The Washington Supreme Court also rejected HS’s request to apply the “loss of functionality test” for determining whether there had been a direct physical loss, as opposed to requiring that there be a physical alteration of the property. The Supreme Court recognized that the loss of functionality test had been applied in asbestos cases where the release of asbestos fibers contaminates property to such a degree “that its function is nearly eliminated or destroyed[.]” Hill & Stout, 515 P.3d at 532-33 (quoting Port Authority of New York & New Jersey v. Affiliated FM Insurance Co., 311 F.3d 226, 236 (3d Cir. 2002)). However, the Washington Supreme Court found that the “loss of functionality test” was inappropriate with respect to the subject claim “because there is no physical loss of functionality to the property.” Id. at 533 (emphasis original). The Washington Supreme Court held that the Covid “Proclamation did not physically cause a loss of functionality of the property because it continued to be functional.” Id. (emphasis original). Moreover, the Supreme Court held that “even under a loss of functionality test there must be some physical effect on the property” in order for there to be coverage under a property insurance policy. Hill & Stout, 515 P.3d at 534 (emphasis original).
The Washington Supreme Court further held that coverage was barred by the Policy’s Virus Exclusion and that the efficient proximate cause rule did not restore coverage. The Supreme Court noted that “the efficient proximate cause rule applies to mandate coverage when an initial covered peril sets a causal chain in motion and that causal chain includes later excluded perils.” Hill & Stout, 515 P.3d at 535. However, the rule does not operate in reverse, such that it does not “mandate exclusion [of coverage] when the casual chain is initiated by an excluded peril.” Id. Nonetheless, the Supreme Court noted that in its prior decisions “[w]e have left open the possibility that an insurer may draft policy language to deny coverage when an excluded peril initiates an unbroken causal chain.” Id. (quoting Vision One, LLC v. Phila. Indem. Ins. Co., 276 P.3d 300, 309 (2012)). The Washington Supreme Court found that the Virus Exclusion did in fact contain policy language that barred coverage when an excluded peril initiated the loss, because the Virus Exclusion had been amended by the Washington Changes Endorsement which, in relevant part, stated as follows:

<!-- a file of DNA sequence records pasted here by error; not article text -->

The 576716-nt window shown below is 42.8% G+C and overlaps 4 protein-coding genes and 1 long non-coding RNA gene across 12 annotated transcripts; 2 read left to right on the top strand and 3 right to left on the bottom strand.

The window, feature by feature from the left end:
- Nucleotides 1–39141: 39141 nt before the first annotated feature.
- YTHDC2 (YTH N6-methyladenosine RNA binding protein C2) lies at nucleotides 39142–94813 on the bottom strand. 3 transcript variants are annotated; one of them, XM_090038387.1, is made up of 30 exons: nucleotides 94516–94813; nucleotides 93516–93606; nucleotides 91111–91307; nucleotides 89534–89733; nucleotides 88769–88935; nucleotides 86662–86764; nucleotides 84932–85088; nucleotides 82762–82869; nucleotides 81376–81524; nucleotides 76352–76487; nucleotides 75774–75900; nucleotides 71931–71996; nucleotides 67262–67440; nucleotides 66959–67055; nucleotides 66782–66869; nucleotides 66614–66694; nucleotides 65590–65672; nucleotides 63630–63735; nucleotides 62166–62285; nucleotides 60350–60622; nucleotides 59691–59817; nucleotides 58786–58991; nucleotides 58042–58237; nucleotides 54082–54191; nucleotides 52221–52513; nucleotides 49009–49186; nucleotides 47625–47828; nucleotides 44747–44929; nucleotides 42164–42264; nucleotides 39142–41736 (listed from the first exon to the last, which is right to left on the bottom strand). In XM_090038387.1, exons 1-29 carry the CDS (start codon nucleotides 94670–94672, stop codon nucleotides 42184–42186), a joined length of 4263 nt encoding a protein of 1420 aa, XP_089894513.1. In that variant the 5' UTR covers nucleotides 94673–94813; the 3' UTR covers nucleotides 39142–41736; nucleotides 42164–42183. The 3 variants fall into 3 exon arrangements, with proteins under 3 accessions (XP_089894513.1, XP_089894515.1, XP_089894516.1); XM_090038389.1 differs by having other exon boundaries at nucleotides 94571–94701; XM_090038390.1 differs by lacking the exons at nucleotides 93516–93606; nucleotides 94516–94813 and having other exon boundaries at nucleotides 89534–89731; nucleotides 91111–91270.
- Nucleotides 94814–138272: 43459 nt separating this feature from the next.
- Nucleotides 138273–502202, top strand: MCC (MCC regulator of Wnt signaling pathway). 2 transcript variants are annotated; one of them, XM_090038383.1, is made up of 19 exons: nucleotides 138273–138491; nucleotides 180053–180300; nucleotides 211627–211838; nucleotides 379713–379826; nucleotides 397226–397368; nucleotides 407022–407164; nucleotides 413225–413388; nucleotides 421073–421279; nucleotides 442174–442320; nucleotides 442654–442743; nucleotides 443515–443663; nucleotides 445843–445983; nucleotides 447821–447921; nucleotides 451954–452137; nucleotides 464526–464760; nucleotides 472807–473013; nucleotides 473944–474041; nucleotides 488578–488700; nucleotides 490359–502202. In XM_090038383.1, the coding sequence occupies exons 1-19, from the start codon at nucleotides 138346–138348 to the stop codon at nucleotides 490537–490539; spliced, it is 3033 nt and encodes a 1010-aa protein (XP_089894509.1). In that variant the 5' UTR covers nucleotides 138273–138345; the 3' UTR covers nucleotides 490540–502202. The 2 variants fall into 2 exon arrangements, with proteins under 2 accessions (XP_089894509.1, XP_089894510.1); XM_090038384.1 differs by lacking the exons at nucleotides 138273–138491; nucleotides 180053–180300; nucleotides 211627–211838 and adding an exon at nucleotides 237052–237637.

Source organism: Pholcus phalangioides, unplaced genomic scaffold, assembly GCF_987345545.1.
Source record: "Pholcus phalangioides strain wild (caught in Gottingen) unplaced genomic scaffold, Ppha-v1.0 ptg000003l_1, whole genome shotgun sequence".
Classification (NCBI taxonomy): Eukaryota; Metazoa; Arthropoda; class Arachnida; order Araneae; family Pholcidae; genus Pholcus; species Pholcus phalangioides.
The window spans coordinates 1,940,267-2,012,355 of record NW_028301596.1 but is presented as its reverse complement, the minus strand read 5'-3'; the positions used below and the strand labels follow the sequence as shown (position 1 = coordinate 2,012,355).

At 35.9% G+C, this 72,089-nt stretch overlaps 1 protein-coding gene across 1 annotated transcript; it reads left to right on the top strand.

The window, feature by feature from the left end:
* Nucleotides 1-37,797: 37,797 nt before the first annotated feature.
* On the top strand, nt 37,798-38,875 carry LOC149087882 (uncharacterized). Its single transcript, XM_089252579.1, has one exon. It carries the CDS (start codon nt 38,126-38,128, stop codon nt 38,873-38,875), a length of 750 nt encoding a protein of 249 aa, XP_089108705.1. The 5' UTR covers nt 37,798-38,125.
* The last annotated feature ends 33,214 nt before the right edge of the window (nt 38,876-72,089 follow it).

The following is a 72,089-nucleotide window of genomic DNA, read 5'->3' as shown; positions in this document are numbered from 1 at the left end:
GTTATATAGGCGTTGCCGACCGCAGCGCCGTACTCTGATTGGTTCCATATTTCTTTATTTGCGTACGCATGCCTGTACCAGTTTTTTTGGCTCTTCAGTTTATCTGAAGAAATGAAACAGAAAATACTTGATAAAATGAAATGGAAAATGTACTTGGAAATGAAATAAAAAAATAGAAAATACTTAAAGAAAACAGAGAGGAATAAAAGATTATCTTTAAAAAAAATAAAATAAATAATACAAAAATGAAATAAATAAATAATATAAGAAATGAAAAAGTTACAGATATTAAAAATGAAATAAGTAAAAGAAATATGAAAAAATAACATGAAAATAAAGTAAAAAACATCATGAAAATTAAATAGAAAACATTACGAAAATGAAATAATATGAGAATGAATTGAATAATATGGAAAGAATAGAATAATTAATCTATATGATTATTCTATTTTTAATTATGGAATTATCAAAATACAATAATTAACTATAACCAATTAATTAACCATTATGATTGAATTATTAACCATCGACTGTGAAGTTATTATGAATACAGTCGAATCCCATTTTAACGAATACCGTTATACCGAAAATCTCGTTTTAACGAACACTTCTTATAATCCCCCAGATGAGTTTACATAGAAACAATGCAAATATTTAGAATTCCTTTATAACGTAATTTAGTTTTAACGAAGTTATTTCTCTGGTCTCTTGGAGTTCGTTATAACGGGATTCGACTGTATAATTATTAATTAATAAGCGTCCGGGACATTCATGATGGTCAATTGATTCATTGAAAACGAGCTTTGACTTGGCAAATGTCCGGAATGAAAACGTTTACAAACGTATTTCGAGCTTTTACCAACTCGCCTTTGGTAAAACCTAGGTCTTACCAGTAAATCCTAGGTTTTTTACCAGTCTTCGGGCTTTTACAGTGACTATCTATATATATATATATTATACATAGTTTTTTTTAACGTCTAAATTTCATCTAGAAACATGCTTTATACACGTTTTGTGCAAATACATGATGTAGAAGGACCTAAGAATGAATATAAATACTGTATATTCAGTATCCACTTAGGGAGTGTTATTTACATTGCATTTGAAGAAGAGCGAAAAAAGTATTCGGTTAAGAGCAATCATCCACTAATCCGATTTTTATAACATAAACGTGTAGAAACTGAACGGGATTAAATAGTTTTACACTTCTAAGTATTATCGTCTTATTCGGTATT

We will not pay for loss or damage caused by any of the excluded events described below. Loss or damage will be considered to have been caused by an excluded event if the occurrence of that event:
b. Initiates a sequence of events that results in loss or damage, regardless of the nature of any intermediate or final event in that sequence.
Hill & Stout, 515 P.3d at 536.
The Washington Supreme Court held that “insurers can [include language in the insurance policy] contract to say that coverage is excluded for a causal chain initiated by an excluded peril. The exclusionary language in the policy does just that.” Id. The Supreme Court further found that it could not be reasonably disputed that Covid-19 caused Governor Inslee to issue the Covid Proclamation and HS’s loss. Accordingly, the Supreme Court held that the Virus Exclusion barred coverage, and reasoned as follows:
There is no issue of material fact needed to determine that COVID-19, an excluded peril, initiated the causal chain in this case and that the policy excludes the causal chain of losses initiated by an excluded peril. As the causal chain is initiated by an excluded peril, the efficient proximate cause rule does not apply to mandate coverage, and, under the language of this policy, the virus exclusion applies.
Hill & Stout, 515 P.3d at 537.
The Hill & Stout decision provides important guidance on coverage for Covid-related claims. However, the Washington Supreme Court’s holding regarding the efficient proximate cause rule is of even greater significance beyond just Covid-related claims because as the Supreme Court stated, “this issue will likely repeat in other cases regarding the interpretation of similar insurance policies[.]” Id. at 535.